|Other names:||Scottish Sheepdog
|FCI Dog Group||Group 1 Sheepdogs and Cattle Dogs (except Swiss Cattle Dogs). Section 1 Sheepdogs. With working trial.
Well proportioned, smooth outline showing quality, gracefulness and perfect balance, combined with sufficient substance to give impression of endurance. Any tendency to coarseness or weediness undesirable. Border Collies require considerably more daily physical exercise and mental stimulation than many other breeds. The border collie is widely considered to be the most intelligent dog breed. The border collie ranks 1st in Stanley Corens The Intelligence of Dogs, being part of the top 10 brightest dogs.
Your Pet’s Age
Male 48–56 cm Female 46–53 cm
Male 14–20 kg Female 12–19 kg
From 260 to 310 g. daily
Variety of colours permissible. White should never predominate.
Tenacious, hard-working, of great tractability. Keen, alert, responsive and intelligent. Neither nervous nor aggressive.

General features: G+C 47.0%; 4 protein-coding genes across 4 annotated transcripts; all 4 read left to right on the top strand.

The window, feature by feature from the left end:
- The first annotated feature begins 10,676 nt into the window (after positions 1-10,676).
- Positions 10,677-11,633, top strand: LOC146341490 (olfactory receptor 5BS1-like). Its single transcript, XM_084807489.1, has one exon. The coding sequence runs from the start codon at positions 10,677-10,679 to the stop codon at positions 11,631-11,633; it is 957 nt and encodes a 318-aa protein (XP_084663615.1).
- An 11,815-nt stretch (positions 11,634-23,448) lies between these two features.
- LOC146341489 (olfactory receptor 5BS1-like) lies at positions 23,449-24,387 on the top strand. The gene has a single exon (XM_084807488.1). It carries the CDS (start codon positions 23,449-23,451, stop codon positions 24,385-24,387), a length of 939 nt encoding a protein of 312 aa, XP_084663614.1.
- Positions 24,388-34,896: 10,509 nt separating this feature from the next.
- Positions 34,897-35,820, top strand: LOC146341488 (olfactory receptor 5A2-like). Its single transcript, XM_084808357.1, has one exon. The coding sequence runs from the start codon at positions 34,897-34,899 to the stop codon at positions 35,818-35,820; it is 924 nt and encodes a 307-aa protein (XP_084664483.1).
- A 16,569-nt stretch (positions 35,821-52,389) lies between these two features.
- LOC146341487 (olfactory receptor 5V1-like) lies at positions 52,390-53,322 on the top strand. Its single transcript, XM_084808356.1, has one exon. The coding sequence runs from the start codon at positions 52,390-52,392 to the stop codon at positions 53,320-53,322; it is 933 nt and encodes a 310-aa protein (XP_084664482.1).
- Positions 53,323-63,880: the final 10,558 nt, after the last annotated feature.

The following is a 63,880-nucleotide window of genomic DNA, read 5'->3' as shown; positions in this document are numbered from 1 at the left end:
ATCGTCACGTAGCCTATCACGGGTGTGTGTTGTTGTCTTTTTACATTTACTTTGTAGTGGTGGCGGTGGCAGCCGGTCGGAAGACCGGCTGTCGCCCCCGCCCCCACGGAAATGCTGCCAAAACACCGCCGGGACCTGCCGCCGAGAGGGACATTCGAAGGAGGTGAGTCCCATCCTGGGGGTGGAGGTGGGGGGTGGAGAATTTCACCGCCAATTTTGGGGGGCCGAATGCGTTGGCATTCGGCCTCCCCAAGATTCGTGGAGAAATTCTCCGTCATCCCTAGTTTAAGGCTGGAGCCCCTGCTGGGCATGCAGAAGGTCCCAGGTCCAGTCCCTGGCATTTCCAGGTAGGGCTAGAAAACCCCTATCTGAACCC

The origin of the Border Collie dates back to the native collies of the British Isles, specifically to the border between Scotland and England, a fact to which its name points (Collie de la border in Spanish), it is specifically associated with the Scottish lowland sheepdogs and Cumbria and Northumberland.
The birth of this breed is identified with that of Old Hemp in 1893, a cross between a shepherd dog and a whippet, whose characteristic tricolor coat and herding abilities made it a benchmark . Not long after, in 1915, the International Sheepdog Association of the United Kingdom would recognize the Border Collie , thus distinguishing it from the other varieties of collie.
The word collie, with which this breed is called among others, has a much earlier origin, finding its origin in the Scottish language in which it would be a cognate of coal. It is also speculated with a possible Celtic origin of it, where it would mean "useful", although this origin is considered less probable.
Its affable character and herding ability are the main qualities of a Border Collie , it is a dog that loves to work, so it is important to give it an active life so that it is happy and not fall into a sedentary lifestyle.
Hip dysplasia, progressive renal atrophy, deafness, epilepsy, collie eye anomaly, neuronal ceroid lipofuscinosis, and trapped neutrophil syndrome.